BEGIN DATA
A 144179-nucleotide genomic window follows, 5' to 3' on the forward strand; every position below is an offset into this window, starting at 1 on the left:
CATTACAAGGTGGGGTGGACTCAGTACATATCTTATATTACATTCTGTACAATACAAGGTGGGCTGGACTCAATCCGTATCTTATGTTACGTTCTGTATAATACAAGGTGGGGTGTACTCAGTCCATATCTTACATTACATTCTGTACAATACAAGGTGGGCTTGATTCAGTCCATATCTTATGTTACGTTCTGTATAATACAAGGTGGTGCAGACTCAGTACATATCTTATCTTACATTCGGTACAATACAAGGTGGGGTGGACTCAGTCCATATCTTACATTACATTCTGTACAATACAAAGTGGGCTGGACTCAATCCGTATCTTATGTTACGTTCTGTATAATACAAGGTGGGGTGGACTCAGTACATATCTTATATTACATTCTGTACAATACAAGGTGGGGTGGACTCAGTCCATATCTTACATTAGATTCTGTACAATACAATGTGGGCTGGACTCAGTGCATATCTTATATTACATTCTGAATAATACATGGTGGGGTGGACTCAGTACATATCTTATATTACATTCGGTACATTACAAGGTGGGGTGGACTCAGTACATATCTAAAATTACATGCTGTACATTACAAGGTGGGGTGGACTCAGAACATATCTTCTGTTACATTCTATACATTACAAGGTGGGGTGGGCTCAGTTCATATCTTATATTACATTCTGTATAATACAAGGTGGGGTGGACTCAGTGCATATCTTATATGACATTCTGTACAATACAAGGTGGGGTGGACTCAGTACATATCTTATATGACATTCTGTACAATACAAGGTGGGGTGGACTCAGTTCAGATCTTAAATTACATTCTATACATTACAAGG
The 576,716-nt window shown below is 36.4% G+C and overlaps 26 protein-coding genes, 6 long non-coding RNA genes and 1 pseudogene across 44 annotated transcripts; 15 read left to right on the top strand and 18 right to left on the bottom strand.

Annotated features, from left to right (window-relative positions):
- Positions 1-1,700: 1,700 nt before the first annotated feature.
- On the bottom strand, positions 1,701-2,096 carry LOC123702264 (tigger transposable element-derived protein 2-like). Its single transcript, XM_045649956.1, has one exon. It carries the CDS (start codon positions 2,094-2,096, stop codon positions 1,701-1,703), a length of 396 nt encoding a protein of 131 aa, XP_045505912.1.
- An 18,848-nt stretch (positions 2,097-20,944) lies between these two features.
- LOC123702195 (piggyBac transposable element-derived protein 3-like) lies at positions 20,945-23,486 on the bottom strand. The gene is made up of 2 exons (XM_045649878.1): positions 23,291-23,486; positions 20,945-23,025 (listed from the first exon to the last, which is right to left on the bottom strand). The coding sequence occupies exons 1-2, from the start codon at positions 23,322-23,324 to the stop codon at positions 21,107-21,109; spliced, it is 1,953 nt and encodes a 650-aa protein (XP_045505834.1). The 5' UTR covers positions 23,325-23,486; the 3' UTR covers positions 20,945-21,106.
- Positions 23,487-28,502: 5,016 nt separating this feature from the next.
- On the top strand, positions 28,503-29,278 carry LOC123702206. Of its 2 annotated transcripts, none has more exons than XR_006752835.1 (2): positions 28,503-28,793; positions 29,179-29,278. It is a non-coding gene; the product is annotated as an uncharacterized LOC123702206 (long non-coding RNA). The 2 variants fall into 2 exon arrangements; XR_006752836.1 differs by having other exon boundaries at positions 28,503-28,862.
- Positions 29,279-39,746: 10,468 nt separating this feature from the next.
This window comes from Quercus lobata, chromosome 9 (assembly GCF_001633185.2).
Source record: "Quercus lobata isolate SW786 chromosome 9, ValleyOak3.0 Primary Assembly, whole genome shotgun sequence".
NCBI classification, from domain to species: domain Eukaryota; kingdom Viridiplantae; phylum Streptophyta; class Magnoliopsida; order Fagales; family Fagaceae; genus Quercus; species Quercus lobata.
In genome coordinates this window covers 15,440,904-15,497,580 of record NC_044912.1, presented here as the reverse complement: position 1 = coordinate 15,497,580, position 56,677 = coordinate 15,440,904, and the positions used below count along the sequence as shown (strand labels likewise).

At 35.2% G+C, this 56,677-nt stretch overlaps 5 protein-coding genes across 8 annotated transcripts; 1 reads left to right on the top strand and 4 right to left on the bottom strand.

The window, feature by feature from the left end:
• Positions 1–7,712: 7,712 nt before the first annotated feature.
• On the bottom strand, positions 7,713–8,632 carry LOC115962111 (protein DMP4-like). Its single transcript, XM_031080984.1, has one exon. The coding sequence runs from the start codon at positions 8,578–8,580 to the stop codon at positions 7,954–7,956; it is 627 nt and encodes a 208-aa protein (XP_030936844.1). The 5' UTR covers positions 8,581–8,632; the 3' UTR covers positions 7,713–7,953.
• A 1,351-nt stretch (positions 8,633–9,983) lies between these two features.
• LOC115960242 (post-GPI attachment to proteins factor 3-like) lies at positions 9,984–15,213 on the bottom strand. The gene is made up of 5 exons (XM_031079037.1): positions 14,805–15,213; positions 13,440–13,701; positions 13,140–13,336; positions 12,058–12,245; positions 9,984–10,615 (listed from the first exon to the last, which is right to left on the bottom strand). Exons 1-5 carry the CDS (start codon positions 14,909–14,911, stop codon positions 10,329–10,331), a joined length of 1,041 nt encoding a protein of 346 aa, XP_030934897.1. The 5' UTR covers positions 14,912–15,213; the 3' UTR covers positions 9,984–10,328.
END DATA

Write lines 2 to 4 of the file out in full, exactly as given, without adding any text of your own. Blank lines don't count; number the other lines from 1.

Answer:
CATTACAAGGTGGGGTGGACTCAGTACATATCTTATATTACATTCTGTACAATACAAGGTGGGCTGGACTCAATCCGTATCTTATGTTACGTTCTGTATAATACAAGGTGGGGTGTACTCAGTCCATATCTTACATTACATTCTGTACAATACAAGGTGGGCTTGATTCAGTCCATATCTTATGTTACGTTCTGTATAATACAAGGTGGTGCAGACTCAGTACATATCTTATCTTACATTCGGTACAATACAAGGTGGGGTGGACTCAGTCCATATCTTACATTACATTCTGTACAATACAAAGTGGGCTGGACTCAATCCGTATCTTATGTTACGTTCTGTATAATACAAGGTGGGGTGGACTCAGTACATATCTTATATTACATTCTGTACAATACAAGGTGGGGTGGACTCAGTCCATATCTTACATTAGATTCTGTACAATACAATGTGGGCTGGACTCAGTGCATATCTTATATTACATTCTGAATAATACATGGTGGGGTGGACTCAGTACATATCTTATATTACATTCGGTACATTACAAGGTGGGGTGGACTCAGTACATATCTAAAATTACATGCTGTACATTACAAGGTGGGGTGGACTCAGAACATATCTTCTGTTACATTCTATACATTACAAGGTGGGGTGGGCTCAGTTCATATCTTATATTACATTCTGTATAATACAAGGTGGGGTGGACTCAGTGCATATCTTATATGACATTCTGTACAATACAAGGTGGGGTGGACTCAGTACATATCTTATATGACATTCTGTACAATACAAGGTGGGGTGGACTCAGTTCAGATCTTAAATTACATTCTATACATTACAAGG
The 576,716-nt window shown below is 36.4% G+C and overlaps 26 protein-coding genes, 6 long non-coding RNA genes and 1 pseudogene across 44 annotated transcripts; 15 read left to right on the top strand and 18 right to left on the bottom strand.

Annotated features, from left to right (window-relative positions):